So, in this article we are now ready to list the versions and how they translate Revelation 1:3

Rev 1:3 in the Versions
(see below for identity of these abbreviated translation names):

Blessed is he that readeth, and they that hear the words of this prophecy, and keep those things which are written therein; for the time is at hand.

Blessed is he that readeth, and they that hear the words of the prophecy, and keep the things that are written therein: for the time is at hand.

Blessed (happy, prosperous, to be admired) is he who reads and those who hear the words of the prophecy, and who keep the things which are written in it [heeding them and taking them to heart]; for the time [of fulfillment] is near.

Blessed (happy, to be envied) is the man who reads aloud [in the assemblies] the word of this prophecy; and blessed (happy, to be envied) are those who hear [it read] and who keep themselves true to the things which are written in it [heeding them and laying them to heart], for the time [for them to be fulfilled] is near.

Continue reading


PMW 2022-089 by Philosophical InvestigationsWhat will our resurrected bodies look like?

Resurrection Is Central to Christianity

The resurrection of Christ is a vital foundation for the faith. Paul writes to the Corinthian church:

“If Christ has not been raised, our preaching is useless and so is your faith. More than that, we are then found to be false witnesses about God, for we have testified about God that he raised Christ from the dead. But he did not raise him if in fact the dead are not raised. For if the dead are not raised, then Christ has not been raised either. And if Christ has not been raised, your faith is futile; you are still in your sins. Then those also who have fallen asleep in Christ are lost. If only for this life we have hope in Christ, we are of all people most to be pitied” (1 Cor 15:14-19).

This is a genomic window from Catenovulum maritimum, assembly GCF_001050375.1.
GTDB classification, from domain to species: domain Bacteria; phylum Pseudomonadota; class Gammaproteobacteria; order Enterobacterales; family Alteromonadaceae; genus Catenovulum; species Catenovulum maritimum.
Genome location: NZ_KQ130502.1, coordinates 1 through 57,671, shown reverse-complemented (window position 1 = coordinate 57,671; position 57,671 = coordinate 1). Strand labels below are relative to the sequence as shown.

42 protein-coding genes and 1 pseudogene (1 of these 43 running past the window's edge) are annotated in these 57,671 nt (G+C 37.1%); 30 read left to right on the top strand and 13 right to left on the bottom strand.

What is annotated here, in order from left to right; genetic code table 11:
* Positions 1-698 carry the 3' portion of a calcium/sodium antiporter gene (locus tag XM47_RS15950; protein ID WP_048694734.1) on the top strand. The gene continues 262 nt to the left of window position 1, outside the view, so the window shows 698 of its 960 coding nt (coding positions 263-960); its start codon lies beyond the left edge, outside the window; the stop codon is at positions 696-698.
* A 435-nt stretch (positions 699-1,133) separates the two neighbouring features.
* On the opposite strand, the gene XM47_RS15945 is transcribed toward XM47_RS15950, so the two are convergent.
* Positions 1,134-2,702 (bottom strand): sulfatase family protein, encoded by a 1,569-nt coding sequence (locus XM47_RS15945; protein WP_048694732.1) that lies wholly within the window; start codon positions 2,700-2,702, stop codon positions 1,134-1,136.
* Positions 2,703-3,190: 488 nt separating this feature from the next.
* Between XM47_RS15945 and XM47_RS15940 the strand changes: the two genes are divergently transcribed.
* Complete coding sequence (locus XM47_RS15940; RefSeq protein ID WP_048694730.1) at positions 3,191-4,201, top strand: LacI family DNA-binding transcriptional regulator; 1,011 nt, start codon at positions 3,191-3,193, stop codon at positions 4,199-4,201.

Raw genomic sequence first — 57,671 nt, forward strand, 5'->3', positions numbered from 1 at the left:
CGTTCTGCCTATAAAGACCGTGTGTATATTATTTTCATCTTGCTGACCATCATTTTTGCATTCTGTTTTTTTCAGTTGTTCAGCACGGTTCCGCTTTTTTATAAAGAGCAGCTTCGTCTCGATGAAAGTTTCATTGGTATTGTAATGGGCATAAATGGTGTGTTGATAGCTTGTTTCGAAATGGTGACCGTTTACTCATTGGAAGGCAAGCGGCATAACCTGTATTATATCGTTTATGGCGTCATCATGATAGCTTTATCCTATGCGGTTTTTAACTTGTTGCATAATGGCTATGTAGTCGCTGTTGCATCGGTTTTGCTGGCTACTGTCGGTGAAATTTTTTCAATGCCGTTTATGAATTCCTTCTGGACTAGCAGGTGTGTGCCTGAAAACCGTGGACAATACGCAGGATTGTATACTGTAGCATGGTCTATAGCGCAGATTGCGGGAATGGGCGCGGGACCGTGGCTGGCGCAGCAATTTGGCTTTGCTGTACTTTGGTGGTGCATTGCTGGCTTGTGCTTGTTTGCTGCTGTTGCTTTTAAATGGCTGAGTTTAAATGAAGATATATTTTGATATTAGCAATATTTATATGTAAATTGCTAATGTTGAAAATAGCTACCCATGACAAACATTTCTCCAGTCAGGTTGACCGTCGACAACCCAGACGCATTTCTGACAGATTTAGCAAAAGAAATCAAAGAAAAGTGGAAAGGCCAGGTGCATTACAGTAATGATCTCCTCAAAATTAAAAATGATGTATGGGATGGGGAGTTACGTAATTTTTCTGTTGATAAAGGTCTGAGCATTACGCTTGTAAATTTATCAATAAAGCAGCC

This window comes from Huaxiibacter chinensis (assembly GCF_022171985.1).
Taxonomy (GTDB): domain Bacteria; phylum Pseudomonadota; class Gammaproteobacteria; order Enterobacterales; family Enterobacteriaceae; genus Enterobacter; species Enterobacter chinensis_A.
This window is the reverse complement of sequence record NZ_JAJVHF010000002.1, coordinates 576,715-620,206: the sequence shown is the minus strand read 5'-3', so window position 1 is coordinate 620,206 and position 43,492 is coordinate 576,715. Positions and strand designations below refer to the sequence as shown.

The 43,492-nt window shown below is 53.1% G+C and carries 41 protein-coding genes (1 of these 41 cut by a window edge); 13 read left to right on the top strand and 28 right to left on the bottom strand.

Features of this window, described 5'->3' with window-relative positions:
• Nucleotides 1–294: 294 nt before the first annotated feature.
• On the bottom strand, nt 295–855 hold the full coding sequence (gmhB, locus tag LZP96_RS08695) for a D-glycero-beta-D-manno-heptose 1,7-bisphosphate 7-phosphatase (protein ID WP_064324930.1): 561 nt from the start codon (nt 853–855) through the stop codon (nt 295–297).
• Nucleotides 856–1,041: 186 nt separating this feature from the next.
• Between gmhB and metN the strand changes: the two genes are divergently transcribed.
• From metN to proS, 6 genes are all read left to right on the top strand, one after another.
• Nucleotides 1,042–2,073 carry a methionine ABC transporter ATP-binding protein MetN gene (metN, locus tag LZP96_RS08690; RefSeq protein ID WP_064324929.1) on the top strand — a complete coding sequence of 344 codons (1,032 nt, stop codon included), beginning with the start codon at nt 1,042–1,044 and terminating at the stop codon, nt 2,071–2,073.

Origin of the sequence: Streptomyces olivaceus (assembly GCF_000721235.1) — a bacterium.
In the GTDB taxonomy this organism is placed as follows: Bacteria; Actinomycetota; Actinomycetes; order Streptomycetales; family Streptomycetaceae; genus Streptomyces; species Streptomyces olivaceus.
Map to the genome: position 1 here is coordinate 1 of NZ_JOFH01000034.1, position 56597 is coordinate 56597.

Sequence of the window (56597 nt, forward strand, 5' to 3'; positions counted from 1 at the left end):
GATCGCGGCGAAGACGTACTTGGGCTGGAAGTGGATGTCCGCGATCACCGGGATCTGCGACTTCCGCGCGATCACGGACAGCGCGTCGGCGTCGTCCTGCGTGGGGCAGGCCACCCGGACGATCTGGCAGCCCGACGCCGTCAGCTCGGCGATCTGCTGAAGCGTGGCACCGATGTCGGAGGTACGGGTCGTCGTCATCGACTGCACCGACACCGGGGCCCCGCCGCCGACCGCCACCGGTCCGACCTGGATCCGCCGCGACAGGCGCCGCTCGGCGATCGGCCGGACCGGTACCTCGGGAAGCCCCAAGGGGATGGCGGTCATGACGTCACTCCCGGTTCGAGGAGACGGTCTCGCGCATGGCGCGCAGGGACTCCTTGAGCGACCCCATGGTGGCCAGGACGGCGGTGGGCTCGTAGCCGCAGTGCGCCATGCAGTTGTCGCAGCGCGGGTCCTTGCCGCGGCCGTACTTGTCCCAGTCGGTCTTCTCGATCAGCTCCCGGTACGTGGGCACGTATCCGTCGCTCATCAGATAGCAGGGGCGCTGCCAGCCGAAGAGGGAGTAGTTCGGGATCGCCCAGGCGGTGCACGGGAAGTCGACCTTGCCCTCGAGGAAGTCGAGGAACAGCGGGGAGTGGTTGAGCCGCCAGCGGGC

However, Paul is equally definite about the importance of the resurrection of believers too: “If there is no resurrection of the dead, then not even Christ has been raised” (1 Cor 15:13). He goes on to affirm: “Listen, I tell you a mystery: we will not all sleep, but we will all be changed –in a flash, in the twinkling of an eye, at the last trumpet. For the trumpet will sound, the dead will be raised imperishable, and we will be changed” (1 Cor 15:51-52). Continue reading


PMW 2022-079 by Kenneth L. Gentry, Jr.

There are several keys to interpreting the Book of Revelation. But the key key is that of John’s statement regarding the prophetic events being near. When I discuss Revelation with folks I begin by urging them to read the first three verses. Once the shock wears off their faces, the gears in their head will often begin to turn.

Thus, the leading preterist evidence derives from John’s temporal delimitations, which he emphasizes by strategic placement, didactic assertion, frequent repetition, and careful variation. Continue reading


PMW 2022-072 by Kenneth L. Gentry, Jr.

Modern postmillennialism is largely, though not solely, committed to a particular interpretive tool known as “preterism.” This tool is helpful for explaining many of the catastrophic judgment passages as features of the founding of Christianity in the first century rather than evidence for the decline of Christianity in the final century.

However, postmillennialists do not adopt this interpretive approach in order to avoid a negative impact on their eschatological system. Rather, preterism arises naturally from a careful reading of the biblical text. Continue reading